The Science of Curiosity: Seeking Signs of Past Mars Habitability


July 24, 2012

Unlike previous rovers sent to Mars, Curiosity is a robot chemist seeking evidence of past habitability on Mars.


TRANSCRIPT

(Music)

Curiosity is not a life detection mission: we're not actually looking for life we don't have the ability to detect life if it was there. What we are looking for, is the ingredients of life.

Ashwin Vasavada:
The Mars Science Laboratory takes this Curiosity Rover with this incredible set of payload instruments to figure out if Mars ever could have supported microbial life.

John Grotzinger:
By that we mean a place where micro organisms, little tiny single-cell organisms could have lived and that requires a source of energy and water because all life as we know it is associated with water, and then we also need a source of carbon.

Ashwin Vasavada:
Curiosity is going to land at Gale crater. We're going to be climbing a mountain. In fact, one of the first things we'll see when we wake up the first day on Mars is this giant mountain in front of us just waiting for us a few miles away.

John Grotzinger:
And in that mountain is a stack of layers, and like turning the pages of a book we will explore those layers and explore these layers and look at them in terms of whether or not they preserved evidence for ancient habitable environments.

Ashwin Vasavada:
So you can think of Spirit and Opportunity as robotic geologists. Curiosity goes one step further: it's not only a robotic geologist, but a robotic geochemist.

John Grotzinger:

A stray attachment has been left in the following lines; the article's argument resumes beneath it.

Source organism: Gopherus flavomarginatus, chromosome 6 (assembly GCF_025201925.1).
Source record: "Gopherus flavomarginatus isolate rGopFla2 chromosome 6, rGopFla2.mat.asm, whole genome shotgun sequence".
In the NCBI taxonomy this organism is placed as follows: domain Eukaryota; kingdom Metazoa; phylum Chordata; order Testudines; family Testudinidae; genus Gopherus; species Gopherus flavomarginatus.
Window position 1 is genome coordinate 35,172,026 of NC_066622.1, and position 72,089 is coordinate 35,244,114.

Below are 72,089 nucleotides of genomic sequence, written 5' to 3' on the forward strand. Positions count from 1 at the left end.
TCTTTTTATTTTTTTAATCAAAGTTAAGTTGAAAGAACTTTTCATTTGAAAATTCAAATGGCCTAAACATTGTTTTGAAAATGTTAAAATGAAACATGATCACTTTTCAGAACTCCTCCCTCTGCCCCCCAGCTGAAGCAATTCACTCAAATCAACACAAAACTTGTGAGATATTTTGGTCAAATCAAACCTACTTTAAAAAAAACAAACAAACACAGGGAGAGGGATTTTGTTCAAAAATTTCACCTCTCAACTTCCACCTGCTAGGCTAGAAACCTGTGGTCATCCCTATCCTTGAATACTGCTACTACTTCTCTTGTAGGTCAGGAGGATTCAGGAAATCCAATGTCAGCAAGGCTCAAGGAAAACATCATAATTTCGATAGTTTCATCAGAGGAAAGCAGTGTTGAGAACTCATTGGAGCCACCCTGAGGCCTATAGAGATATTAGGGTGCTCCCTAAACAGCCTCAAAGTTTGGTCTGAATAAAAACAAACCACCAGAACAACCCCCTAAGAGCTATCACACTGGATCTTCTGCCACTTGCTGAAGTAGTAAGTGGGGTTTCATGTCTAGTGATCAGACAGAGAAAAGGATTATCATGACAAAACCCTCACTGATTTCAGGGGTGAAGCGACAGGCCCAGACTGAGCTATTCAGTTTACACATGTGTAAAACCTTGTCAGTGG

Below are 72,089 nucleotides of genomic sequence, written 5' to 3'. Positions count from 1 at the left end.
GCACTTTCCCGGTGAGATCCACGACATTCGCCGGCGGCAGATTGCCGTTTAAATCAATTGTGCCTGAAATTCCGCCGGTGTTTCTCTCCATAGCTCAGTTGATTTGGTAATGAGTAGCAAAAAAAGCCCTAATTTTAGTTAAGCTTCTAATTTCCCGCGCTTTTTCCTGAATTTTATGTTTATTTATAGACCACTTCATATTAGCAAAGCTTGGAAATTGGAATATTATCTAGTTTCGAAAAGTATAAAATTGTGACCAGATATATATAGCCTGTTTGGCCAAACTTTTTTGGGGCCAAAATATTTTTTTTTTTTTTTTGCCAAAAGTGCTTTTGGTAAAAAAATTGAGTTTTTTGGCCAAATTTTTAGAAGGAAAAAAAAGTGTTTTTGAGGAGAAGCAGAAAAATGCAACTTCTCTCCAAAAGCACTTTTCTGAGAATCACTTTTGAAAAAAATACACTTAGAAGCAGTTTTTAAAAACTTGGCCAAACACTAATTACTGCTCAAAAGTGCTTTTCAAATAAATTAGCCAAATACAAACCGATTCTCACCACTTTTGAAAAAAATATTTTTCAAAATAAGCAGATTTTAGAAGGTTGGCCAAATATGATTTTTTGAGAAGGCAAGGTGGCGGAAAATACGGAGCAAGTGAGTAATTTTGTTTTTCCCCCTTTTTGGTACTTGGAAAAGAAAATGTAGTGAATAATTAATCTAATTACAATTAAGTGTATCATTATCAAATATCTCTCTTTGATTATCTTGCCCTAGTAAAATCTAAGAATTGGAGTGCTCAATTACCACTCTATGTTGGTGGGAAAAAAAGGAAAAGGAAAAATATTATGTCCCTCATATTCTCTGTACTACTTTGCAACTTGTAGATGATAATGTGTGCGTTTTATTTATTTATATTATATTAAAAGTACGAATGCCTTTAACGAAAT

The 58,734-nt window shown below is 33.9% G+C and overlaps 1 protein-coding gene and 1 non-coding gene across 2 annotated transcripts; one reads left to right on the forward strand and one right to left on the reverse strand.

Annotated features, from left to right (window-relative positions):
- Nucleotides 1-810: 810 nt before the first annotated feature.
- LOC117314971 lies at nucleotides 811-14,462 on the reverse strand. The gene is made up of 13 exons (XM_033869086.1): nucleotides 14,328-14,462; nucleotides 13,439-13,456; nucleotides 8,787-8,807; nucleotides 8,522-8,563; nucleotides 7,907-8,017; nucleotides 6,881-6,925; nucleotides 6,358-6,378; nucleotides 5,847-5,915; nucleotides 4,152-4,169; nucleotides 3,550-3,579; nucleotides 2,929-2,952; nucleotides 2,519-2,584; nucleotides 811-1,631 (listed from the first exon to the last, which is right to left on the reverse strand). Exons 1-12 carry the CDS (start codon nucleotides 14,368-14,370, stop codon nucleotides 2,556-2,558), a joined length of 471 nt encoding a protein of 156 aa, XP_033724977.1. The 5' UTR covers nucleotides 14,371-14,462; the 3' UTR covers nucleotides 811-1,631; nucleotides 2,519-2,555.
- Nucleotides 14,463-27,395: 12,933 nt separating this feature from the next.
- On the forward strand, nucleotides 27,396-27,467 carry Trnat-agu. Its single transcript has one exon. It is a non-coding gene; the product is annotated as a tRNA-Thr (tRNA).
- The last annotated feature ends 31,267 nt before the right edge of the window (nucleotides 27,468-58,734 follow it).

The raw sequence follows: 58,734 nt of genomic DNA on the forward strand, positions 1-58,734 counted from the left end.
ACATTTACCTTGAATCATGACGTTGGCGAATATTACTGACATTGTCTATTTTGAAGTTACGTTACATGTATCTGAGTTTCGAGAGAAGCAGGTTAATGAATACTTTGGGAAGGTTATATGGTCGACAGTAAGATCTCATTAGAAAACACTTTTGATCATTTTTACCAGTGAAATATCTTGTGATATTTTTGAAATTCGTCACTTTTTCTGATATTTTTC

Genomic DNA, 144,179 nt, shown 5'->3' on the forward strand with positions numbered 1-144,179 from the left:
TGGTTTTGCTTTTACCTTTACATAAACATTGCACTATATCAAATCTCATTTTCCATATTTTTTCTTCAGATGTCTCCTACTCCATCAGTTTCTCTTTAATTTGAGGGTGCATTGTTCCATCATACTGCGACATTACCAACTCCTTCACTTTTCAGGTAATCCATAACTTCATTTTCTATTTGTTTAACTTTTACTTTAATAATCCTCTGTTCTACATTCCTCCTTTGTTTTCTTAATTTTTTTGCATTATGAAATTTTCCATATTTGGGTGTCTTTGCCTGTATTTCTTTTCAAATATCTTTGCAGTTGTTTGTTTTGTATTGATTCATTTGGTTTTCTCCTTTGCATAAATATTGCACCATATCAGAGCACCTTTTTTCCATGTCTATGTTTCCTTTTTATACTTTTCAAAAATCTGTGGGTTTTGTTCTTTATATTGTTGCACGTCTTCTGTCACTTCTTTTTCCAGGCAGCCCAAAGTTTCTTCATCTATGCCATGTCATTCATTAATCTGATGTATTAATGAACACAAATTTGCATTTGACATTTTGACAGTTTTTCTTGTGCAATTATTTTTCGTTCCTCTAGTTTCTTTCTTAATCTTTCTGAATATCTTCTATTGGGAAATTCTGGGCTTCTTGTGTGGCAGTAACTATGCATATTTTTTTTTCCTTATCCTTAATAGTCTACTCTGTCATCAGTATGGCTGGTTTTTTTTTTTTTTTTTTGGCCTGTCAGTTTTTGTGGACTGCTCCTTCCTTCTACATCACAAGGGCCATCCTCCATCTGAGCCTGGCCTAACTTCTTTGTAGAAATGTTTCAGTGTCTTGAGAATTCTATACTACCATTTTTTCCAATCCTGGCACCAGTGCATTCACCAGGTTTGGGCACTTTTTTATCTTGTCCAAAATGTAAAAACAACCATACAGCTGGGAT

We need a bigger rover this time around because we've got ten science instruments and two of them fit inside of the belly of the rover.

Ashwin Vasavada:
We bring some state-of-the-art laboratories to do very detailed geochemical analysis of the rocks and soils on Mars and the atmosphere as well.

We have to feed those instruments by getting samples of rock with a big robotic arm and a drill on the end of it.

And then we of course want to have all of our eyes and our other senses that we need with cameras and other detectors to monitor the weather and other things as well.

John Grotzinger:
The reason it's important to have this capability is, this brings us back to how we address the question in search for habitable environments again.

We need to make those measurements in order to know that if life had evolved on Mars, would this be the kind of place where microorganisms could have lived.

(Music)

NASA Jet Propulsion Laboratory, California Institute of Technology

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